Berkshire Hathaway 2003 Annual Meeting Audience Question # 19

Warren’s long term vision for MidAmerican Energy

Warren Buffett:

Number 7.

Audience Member:

Good morning. My name is Ken Goldberg from Sharon, Massachusetts.

What is your long-term vision for MidAmerican Energy?

And specifically, assuming the repeal of the Public Utility Holding Company Act, what is the nature of the type of assets that you would be interested in acquiring, be they generation, transmission, distribution-type properties?

Warren Buffett:

Yeah, MidAmerican already is a big part of Berkshire. I would say it’s likely to become much bigger. It will be easier to have it become much bigger if the Public Utility Holding Company Act, which was enacted in 1935… if it were repealed.

Public Utility Holding Company Act, which is a melodiously named… called PUHCA… was enacted in 1935 in a reaction to what Sam Insull and people like that had done in the 1920s. It was very understandable.

But I really think it is quite outdated now. I mean, it is now 68 years later.

And I think we bring something to the utility field. In fact, I think we brought it in the last year.

There might well be a couple of companies that wouldn’t… would be in bankruptcy now if we hadn’t been in a position to act very quickly on certain things.

So… but with or without the repeal… and I think there’s a reasonable chance it’ll be repealed. But with or without repeal, MidAmerican, which is big now, will become quite a bit bigger. And it could become a whole lot bigger.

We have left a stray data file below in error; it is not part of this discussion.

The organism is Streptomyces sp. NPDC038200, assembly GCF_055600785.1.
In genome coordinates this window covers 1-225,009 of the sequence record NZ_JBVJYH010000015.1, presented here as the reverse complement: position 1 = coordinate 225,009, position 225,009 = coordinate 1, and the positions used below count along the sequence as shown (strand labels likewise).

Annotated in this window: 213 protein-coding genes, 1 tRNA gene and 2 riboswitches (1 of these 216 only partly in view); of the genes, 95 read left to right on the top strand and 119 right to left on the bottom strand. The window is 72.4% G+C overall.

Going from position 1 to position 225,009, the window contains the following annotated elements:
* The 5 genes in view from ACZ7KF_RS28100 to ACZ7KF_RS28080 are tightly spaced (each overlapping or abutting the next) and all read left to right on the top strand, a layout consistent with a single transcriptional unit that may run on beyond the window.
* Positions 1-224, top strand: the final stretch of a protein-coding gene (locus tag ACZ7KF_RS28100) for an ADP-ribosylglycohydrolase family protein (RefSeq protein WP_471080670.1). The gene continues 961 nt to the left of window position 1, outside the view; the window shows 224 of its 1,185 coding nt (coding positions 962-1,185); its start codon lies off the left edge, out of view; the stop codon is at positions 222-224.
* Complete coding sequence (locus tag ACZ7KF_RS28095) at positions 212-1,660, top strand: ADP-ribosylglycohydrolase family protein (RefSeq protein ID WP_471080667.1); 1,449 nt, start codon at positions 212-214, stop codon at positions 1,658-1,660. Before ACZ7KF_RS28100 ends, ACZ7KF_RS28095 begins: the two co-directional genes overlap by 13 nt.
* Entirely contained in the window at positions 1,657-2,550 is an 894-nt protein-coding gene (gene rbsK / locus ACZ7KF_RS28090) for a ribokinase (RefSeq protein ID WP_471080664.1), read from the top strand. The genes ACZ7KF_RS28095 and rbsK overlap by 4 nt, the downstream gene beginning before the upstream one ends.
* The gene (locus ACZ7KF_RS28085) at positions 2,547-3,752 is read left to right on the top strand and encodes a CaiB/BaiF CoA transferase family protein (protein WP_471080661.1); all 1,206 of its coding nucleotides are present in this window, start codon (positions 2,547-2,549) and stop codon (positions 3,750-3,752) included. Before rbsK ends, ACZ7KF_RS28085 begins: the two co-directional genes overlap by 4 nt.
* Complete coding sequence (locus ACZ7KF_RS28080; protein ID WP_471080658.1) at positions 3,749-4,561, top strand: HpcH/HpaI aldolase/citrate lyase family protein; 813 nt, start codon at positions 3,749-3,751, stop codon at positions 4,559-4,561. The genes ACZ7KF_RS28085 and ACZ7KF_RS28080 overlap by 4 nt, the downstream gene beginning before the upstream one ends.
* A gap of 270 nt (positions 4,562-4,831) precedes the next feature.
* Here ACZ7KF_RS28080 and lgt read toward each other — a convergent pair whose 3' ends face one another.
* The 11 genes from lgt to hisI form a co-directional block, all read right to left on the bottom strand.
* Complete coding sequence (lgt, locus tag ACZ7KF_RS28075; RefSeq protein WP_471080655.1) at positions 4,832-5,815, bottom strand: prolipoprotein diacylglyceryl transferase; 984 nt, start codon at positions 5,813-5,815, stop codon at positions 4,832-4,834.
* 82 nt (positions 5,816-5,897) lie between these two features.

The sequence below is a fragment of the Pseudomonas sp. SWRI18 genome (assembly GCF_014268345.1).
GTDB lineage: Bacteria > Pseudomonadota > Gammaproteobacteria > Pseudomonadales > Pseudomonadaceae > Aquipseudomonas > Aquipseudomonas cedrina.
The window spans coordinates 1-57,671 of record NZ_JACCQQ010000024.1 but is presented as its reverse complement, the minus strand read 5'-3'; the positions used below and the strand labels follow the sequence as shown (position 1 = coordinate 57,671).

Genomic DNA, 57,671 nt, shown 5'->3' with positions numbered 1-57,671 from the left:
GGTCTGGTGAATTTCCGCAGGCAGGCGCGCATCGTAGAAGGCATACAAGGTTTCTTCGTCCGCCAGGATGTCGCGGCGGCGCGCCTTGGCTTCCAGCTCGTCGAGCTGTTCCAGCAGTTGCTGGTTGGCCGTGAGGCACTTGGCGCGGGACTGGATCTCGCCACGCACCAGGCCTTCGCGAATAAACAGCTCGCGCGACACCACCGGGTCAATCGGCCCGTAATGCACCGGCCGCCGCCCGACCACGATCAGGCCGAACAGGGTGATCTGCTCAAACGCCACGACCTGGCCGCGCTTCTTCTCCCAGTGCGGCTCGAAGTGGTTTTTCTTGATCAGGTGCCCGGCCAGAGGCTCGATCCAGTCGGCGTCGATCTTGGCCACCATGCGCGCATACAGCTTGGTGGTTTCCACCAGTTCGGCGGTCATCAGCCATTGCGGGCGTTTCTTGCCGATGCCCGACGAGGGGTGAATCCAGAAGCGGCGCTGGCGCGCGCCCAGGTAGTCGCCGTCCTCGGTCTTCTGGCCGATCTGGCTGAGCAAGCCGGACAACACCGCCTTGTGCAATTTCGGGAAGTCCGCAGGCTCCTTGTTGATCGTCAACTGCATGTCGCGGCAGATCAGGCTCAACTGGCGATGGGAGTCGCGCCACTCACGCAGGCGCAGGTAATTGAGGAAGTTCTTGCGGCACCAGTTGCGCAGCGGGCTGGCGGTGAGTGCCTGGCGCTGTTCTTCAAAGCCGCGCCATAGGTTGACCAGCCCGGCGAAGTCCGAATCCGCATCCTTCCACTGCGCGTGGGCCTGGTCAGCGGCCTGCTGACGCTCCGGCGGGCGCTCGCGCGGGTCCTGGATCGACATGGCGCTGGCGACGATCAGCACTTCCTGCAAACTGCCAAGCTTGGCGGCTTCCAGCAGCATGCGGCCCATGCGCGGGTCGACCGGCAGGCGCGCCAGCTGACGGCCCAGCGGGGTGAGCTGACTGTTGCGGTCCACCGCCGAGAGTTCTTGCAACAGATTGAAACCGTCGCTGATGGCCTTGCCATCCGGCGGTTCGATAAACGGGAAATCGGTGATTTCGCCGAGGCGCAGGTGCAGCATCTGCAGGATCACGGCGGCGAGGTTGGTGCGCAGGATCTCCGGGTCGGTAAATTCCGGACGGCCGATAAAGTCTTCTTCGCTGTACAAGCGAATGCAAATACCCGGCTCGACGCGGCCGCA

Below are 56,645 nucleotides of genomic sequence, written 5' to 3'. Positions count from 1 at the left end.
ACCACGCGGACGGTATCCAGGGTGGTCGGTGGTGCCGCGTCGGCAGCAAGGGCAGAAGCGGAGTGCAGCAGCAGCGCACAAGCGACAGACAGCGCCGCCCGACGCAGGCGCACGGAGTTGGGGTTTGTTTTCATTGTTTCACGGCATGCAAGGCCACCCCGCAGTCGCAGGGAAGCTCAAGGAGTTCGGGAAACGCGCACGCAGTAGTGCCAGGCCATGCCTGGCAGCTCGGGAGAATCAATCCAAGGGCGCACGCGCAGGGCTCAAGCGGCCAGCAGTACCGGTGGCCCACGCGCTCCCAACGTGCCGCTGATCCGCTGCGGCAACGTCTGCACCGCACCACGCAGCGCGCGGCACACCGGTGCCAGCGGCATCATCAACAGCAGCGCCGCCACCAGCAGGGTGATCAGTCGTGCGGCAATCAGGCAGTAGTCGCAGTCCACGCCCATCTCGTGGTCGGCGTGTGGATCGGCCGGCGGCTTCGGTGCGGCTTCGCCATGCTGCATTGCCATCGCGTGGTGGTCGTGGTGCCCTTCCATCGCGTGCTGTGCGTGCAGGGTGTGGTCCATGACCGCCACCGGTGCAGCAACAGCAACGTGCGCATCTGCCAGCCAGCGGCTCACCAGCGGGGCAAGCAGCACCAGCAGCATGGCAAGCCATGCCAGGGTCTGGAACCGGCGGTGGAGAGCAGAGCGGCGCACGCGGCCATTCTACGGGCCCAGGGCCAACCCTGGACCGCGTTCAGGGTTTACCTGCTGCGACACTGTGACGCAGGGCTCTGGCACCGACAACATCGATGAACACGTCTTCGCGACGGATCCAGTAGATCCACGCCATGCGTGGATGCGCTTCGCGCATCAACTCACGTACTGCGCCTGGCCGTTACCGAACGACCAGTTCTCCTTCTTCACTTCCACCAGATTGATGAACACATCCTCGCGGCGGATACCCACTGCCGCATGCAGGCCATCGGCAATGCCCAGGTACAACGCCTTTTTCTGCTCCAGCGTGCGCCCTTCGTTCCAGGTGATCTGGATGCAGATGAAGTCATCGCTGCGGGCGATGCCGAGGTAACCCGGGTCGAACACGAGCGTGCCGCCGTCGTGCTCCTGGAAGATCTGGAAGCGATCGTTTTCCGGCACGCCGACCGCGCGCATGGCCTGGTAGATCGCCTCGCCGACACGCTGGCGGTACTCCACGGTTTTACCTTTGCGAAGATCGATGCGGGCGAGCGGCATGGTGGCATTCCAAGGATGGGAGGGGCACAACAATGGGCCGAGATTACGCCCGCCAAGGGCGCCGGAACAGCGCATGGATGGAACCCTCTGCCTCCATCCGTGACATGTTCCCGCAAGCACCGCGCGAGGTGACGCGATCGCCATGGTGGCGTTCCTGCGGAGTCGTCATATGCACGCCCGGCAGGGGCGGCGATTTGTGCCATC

Now, in terms of what kind of assets we’ll buy, we don’t have a…any clear-cut preference, for example, as to whether it would be a natural gas pipeline, or whether it would be a domestic utility, or conceivably, a utility, even, in some country that we felt good about.

We will look at things as they come along. We’re always ready to act. I would say that it’s certain we’ll look at a few big deals this year. Whether we get one done or not depends on competition, depends on the sellers, and some things like that.

But something will happen with MidAmerican… over… you know, whether it’s this year, or next year, or the year after, we’ll get a shot at doing something significant.

And the nature of the energy field is you’re talking big money, always. I mean, these are not lemonade stands. And you know, we’re talking in the billions, frequently, on the kind of assets involved.

So it will be a… we’ve got a fabulous management… we’ve got two people running that in Dave Sokol and Greg Abel, who are… they’re terrific businesspeople.

You know, they… and, incidentally… I should mention this publicly… they have done things that have made Berkshire significant money that had nothing to do with MidAmerican.

In other words, they have spent their time and energy, weekends, putting together a couple of things that MidAmerican itself could not do, but Berkshire could. And they didn’t get paid a dime for that and MidAmerican did not get paid a dime for that.

So they have contributed to Berkshire’s welfare beyond what they’ve contributed simply as managers of MidAmerican.

So it’s a terrific asset. We love the idea of pouring money… behind them, and you’ll see something happen.

Charlie?

Charlie Munger:

Well, I… the really interesting thing about it is the fact that the field is so big. I mean, you’re talking about an enormous field.

One thing a modern civilization needs is energy, so we’ll be very disappointed if there aren’t more activities.

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